How to use this parent guide

  •  Read the focus verse each week so you are prepared to discuss with your student.
  • Let them know you are using the parent guide so they don’t think you are spying on them or can read their mind!
  • Discuss the big question for the week. Don’t try to have all the answers. These questions are not easy. In fact, they were so difficult that Jesus used parables (fictional stories that help teach lessons) to try and help adults understand them. It’s ok to say, “I don’t know, but I’d love to explore the question together.”

So, what is God's design for us?

Week 4, February 26th: God's Design For our desires (6th Grade)

6th Grade:

Big Idea: God places desires in our hearts, but we may struggle with expressing those desires to the people around us.

Verses: Genesis 37:1-11

Summary: As we grow we get glimpses of who we will one day become. These ideas stem from deep within our hearts, and God put them there long before we were ever born. Although we have begun to feel these big things moving in us, it becomes difficult to express them to others. We see this idea play out early in Joseph’s life. In this story Joseph expresses his dreams to his brothers. Joseph has a clear idea of who he is going to one day be, but his brothers scold him for dreaming too big. They do everything in their power to force Joseph into who they think he should be without considering the potential validity of Joseph’s dreams. Most of us can identify with this situation; the feeling associated with being misunderstood. Joseph wasn’t trying to stir everyone up with something radical, rather he was simply expressing what he felt to those closest to him. So often we find ourselves we should wait on all of the hopes and dreams stuff. We are too young to know anything about our future, or the men and women we want to become one day. The problem with this is if God really is as deeply involved in our individual stories as we believe he is, then there is no minimum age requirement when we can begin to engage in that story with him. So while it all can be confusing, especially when everyone around us thinks we are crazy, it is clear that God wants us to consider these thoughts. While it wasn’t easy for Joseph to express himself, God used that vision to motivate Joseph and it gave Joseph a way to connect to the God who had created him for a unique purpose.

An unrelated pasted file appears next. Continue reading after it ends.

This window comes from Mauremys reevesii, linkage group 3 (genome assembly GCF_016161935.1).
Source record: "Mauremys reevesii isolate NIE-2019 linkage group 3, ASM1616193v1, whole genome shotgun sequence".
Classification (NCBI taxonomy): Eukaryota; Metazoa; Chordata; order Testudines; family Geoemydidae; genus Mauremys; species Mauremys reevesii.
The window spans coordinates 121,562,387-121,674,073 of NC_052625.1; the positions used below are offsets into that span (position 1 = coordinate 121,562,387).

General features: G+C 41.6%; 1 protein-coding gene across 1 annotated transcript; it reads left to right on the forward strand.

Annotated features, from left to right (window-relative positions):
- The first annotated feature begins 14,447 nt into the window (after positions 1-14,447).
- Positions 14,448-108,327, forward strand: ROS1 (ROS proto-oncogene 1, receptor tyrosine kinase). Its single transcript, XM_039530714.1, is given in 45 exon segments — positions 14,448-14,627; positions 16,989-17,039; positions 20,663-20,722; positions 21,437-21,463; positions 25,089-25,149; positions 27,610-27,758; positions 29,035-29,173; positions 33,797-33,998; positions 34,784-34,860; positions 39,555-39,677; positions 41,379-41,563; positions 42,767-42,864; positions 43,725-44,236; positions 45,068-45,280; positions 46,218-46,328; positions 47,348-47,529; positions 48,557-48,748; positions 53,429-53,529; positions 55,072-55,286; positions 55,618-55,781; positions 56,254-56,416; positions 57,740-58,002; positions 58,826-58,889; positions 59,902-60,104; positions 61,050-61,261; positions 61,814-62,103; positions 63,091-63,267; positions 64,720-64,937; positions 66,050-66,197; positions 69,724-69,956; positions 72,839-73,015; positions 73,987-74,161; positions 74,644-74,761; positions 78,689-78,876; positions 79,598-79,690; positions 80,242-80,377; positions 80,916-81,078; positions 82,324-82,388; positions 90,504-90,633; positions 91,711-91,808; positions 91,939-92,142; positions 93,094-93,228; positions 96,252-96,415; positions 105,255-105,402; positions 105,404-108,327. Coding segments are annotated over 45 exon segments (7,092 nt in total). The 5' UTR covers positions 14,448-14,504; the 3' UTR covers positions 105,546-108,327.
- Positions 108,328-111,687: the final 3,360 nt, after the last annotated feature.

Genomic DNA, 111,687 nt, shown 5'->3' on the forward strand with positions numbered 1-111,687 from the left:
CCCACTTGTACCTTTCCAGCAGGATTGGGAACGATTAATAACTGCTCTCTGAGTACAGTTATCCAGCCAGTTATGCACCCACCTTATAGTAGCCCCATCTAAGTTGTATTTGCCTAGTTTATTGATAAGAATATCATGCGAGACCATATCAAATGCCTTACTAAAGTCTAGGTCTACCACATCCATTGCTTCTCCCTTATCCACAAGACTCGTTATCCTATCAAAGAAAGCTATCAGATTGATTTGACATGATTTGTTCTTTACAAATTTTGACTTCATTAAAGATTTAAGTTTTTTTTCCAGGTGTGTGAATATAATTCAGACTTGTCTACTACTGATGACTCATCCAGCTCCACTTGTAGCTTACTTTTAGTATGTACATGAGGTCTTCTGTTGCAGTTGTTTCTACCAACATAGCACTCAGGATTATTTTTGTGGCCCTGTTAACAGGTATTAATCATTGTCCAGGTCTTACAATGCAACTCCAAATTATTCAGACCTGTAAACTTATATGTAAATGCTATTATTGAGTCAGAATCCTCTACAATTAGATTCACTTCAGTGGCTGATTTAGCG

Parent & Student Discussion:

  1. Take some time to discuss some of your student’s dreams and aspirations?

  2. Discuss your own dreams and the steps you took to make them happen.

  3. Don’t be afraid to mention the dreams that didn’t work out. How did those moments shape you?

Week 4, March 5th: God's design for sex. (7th & 8th Grade)

7th and 8th Grade | Sexual Purity & Restoration Part 1:

Big Idea: God’s Design for Sex

Verses: 2 Samuel 11:1-27

Summary: Sex is a part of God’s design for marriage. It was meant to be a reflection of God’s love for us, but it is clear throughout the Bible that it is one of the most common things we tend to mess up. There are many reasons this is the case, but it would not be helpful if we didn’t learn from those mistakes to understand the good intentions God had when he thought up sex. Sex, at its worst, has the potential to destroy the relationships we have with God, others, and even ourselves. However, at its best it has the potential to bring us closer than we thought possible to those nearest to us, and it reveals the deep love God has for each of us. It is also important to note that even though people like David got sex wrong, God never abandoned them, and was always there to guide them back to him, and toward restoration. Sex also isn’t the total focus of this passage, but it was the expressive culmination of a progression of poor decisions that led David awry. Sex is not the root of David’s sin, but sin is the root of David’s decisions concerning sex.

Parent & Student Discussion:

  1. Read the story of David and Bathsheba together.

  2. Take some time to discuss together some actions David could have taken to avoid the choices he made.